To compile an application code against the external AMReX library, it is necessary to set appropriate compiler flags and set the library paths for linking. To assist with this, when the AMReX library is built, a configuration file is created in [AMReX library path]/lib/pkgconfig/amrex.pc. This file contains the Fortran and C++ flags used to compile the AMReX library as well as the appropriate library and include entries.

The following sample GNU Makefile will compile a main.cpp source file against an external AMReX library, using the C++ flags and library paths used to build AMReX:

AMREX_LIBRARY_HOME ?= [AMReX library path]

LIBDIR := $(AMREX_LIBRARY_HOME)/lib
INCDIR := $(AMREX_LIBRARY_HOME)/include

COMPILE_CPP_FLAGS ?= $(shell awk '/Cflags:/ {$$1=$$2=""; print $$0}' $(LIBDIR)/pkgconfig/amrex.pc)
COMPILE_LIB_FLAGS ?= $(shell awk '/Libs:/ {$$1=$$2=""; print $$0}' $(LIBDIR)/pkgconfig/amrex.pc)

CFLAGS := -I$(INCDIR) $(COMPILE_CPP_FLAGS)
LFLAGS := -L$(LIBDIR) $(COMPILE_LIB_FLAGS)

all:
        g++ -o main.exe main.cpp $(CFLAGS) $(LFLAGS)

Building with CMake

An alternative to the approach described in the section on Building libamrex is to install AMReX as an external library by using the CMake build system. A CMake build is a two-step process. First cmake is invoked to create configuration files and makefiles in a chosen directory (builddir). This is roughly equivalent to running ./configure (see the section on Building libamrex). Next, the actual build and installation are performed by invoking make install from within builddir. This installs the library files in a chosen installation directory (installdir). If no installation path is provided by the user, AMReX will be installed in /path/to/amrex/installdir. The CMake build process is summarized as follows:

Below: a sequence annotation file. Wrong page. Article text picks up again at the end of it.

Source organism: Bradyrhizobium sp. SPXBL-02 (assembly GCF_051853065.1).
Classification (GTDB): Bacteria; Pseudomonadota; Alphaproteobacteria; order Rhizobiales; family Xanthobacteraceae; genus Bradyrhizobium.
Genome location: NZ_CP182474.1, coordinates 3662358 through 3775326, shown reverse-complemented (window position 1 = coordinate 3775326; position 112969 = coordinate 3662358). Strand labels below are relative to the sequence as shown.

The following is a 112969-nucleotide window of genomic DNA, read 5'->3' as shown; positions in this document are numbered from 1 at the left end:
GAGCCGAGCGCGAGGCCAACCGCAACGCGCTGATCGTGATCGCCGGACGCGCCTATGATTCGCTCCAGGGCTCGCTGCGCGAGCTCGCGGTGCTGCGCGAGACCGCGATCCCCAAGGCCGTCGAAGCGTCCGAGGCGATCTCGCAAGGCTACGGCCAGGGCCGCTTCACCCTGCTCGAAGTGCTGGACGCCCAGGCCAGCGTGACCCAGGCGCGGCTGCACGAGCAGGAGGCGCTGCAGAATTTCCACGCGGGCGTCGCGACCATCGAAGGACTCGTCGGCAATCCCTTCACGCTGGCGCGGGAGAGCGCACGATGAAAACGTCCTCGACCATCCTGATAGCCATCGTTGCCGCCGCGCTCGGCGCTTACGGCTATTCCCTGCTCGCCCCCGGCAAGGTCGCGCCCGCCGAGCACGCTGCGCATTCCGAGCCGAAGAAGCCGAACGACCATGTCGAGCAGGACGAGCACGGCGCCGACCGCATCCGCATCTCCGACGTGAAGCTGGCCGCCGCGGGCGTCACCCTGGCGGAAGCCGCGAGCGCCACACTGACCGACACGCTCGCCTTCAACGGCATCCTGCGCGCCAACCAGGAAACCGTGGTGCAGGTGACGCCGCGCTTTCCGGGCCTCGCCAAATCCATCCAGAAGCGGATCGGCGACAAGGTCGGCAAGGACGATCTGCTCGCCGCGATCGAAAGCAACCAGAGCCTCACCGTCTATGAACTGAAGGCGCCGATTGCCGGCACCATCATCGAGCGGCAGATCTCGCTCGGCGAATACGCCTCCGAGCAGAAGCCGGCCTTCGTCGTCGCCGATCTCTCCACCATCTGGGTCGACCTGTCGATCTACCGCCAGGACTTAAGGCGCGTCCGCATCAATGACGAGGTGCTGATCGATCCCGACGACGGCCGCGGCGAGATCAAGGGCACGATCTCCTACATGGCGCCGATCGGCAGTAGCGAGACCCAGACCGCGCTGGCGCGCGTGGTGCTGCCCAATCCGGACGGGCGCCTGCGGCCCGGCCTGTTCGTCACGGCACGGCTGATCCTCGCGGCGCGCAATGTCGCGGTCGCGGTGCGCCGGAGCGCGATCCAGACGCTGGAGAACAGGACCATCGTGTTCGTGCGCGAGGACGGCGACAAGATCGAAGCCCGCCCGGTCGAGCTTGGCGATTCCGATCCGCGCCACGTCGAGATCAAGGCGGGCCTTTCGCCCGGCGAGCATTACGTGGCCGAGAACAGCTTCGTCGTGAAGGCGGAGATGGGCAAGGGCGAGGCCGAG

mkdir /path/to/builddir
cd    /path/to/builddir
cmake [options] -DCMAKE_BUILD_TYPE=[Debug|Release|RelWithDebInfo|MinSizeRel] -DCMAKE_INSTALL_PREFIX=/path/to/installdir  /path/to/amrex
make  install
make  test_install  # optional step to test if the installation is working

In the above snippet, [options] indicates one or more options for the customization of the build, as described in the subsection on Customization options. If the option CMAKE_BUILD_TYPE is omitted, CMAKE_BUILD_TYPE=Release is assumed. Although the AMReX source could be used as build directory, we advise against doing so. After the installation is complete, builddir can be removed.

Customization options